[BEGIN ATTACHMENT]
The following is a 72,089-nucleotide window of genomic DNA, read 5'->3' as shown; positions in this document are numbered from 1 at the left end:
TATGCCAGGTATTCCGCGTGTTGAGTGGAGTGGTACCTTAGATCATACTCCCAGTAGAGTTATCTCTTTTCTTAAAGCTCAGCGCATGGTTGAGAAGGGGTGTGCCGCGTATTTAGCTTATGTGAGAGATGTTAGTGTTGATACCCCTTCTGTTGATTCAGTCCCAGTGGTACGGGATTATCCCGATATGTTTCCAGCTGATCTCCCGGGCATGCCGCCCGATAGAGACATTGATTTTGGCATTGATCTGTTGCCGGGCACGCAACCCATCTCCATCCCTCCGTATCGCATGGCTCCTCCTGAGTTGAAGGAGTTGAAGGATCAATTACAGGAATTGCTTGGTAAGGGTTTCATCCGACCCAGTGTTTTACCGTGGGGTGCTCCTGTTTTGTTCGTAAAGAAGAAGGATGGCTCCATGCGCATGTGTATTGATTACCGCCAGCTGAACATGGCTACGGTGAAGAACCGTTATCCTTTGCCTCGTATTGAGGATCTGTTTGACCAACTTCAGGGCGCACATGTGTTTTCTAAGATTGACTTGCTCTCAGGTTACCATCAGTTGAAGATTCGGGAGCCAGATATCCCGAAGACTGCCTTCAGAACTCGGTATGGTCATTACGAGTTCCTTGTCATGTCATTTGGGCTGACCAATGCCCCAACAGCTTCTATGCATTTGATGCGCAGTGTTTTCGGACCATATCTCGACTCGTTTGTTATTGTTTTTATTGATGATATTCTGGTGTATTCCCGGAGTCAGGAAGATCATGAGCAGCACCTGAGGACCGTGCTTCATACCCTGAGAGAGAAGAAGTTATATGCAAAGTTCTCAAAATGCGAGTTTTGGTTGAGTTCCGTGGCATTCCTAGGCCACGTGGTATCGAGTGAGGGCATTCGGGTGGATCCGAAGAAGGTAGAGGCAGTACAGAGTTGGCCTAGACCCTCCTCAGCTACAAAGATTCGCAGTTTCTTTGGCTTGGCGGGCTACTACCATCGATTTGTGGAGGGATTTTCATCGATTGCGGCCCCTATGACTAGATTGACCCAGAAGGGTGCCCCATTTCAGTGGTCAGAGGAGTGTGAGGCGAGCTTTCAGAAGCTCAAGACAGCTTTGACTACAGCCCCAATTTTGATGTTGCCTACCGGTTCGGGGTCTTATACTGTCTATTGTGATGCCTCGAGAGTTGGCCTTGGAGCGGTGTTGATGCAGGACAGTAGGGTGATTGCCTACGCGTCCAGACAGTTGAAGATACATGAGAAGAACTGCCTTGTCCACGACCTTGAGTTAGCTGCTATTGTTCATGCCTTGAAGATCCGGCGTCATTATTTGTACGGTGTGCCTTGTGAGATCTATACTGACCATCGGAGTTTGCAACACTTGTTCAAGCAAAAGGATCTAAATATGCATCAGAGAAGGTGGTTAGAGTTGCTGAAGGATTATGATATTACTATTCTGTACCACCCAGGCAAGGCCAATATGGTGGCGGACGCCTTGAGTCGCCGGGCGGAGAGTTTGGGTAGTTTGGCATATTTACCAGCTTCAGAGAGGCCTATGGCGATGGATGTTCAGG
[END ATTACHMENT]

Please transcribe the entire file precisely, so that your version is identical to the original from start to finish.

The following is a 72,089-nucleotide window of genomic DNA, read 5'->3' as shown; positions in this document are numbered from 1 at the left end:
TATGCCAGGTATTCCGCGTGTTGAGTGGAGTGGTACCTTAGATCATACTCCCAGTAGAGTTATCTCTTTTCTTAAAGCTCAGCGCATGGTTGAGAAGGGGTGTGCCGCGTATTTAGCTTATGTGAGAGATGTTAGTGTTGATACCCCTTCTGTTGATTCAGTCCCAGTGGTACGGGATTATCCCGATATGTTTCCAGCTGATCTCCCGGGCATGCCGCCCGATAGAGACATTGATTTTGGCATTGATCTGTTGCCGGGCACGCAACCCATCTCCATCCCTCCGTATCGCATGGCTCCTCCTGAGTTGAAGGAGTTGAAGGATCAATTACAGGAATTGCTTGGTAAGGGTTTCATCCGACCCAGTGTTTTACCGTGGGGTGCTCCTGTTTTGTTCGTAAAGAAGAAGGATGGCTCCATGCGCATGTGTATTGATTACCGCCAGCTGAACATGGCTACGGTGAAGAACCGTTATCCTTTGCCTCGTATTGAGGATCTGTTTGACCAACTTCAGGGCGCACATGTGTTTTCTAAGATTGACTTGCTCTCAGGTTACCATCAGTTGAAGATTCGGGAGCCAGATATCCCGAAGACTGCCTTCAGAACTCGGTATGGTCATTACGAGTTCCTTGTCATGTCATTTGGGCTGACCAATGCCCCAACAGCTTCTATGCATTTGATGCGCAGTGTTTTCGGACCATATCTCGACTCGTTTGTTATTGTTTTTATTGATGATATTCTGGTGTATTCCCGGAGTCAGGAAGATCATGAGCAGCACCTGAGGACCGTGCTTCATACCCTGAGAGAGAAGAAGTTATATGCAAAGTTCTCAAAATGCGAGTTTTGGTTGAGTTCCGTGGCATTCCTAGGCCACGTGGTATCGAGTGAGGGCATTCGGGTGGATCCGAAGAAGGTAGAGGCAGTACAGAGTTGGCCTAGACCCTCCTCAGCTACAAAGATTCGCAGTTTCTTTGGCTTGGCGGGCTACTACCATCGATTTGTGGAGGGATTTTCATCGATTGCGGCCCCTATGACTAGATTGACCCAGAAGGGTGCCCCATTTCAGTGGTCAGAGGAGTGTGAGGCGAGCTTTCAGAAGCTCAAGACAGCTTTGACTACAGCCCCAATTTTGATGTTGCCTACCGGTTCGGGGTCTTATACTGTCTATTGTGATGCCTCGAGAGTTGGCCTTGGAGCGGTGTTGATGCAGGACAGTAGGGTGATTGCCTACGCGTCCAGACAGTTGAAGATACATGAGAAGAACTGCCTTGTCCACGACCTTGAGTTAGCTGCTATTGTTCATGCCTTGAAGATCCGGCGTCATTATTTGTACGGTGTGCCTTGTGAGATCTATACTGACCATCGGAGTTTGCAACACTTGTTCAAGCAAAAGGATCTAAATATGCATCAGAGAAGGTGGTTAGAGTTGCTGAAGGATTATGATATTACTATTCTGTACCACCCAGGCAAGGCCAATATGGTGGCGGACGCCTTGAGTCGCCGGGCGGAGAGTTTGGGTAGTTTGGCATATTTACCAGCTTCAGAGAGGCCTATGGCGATGGATGTTCAGG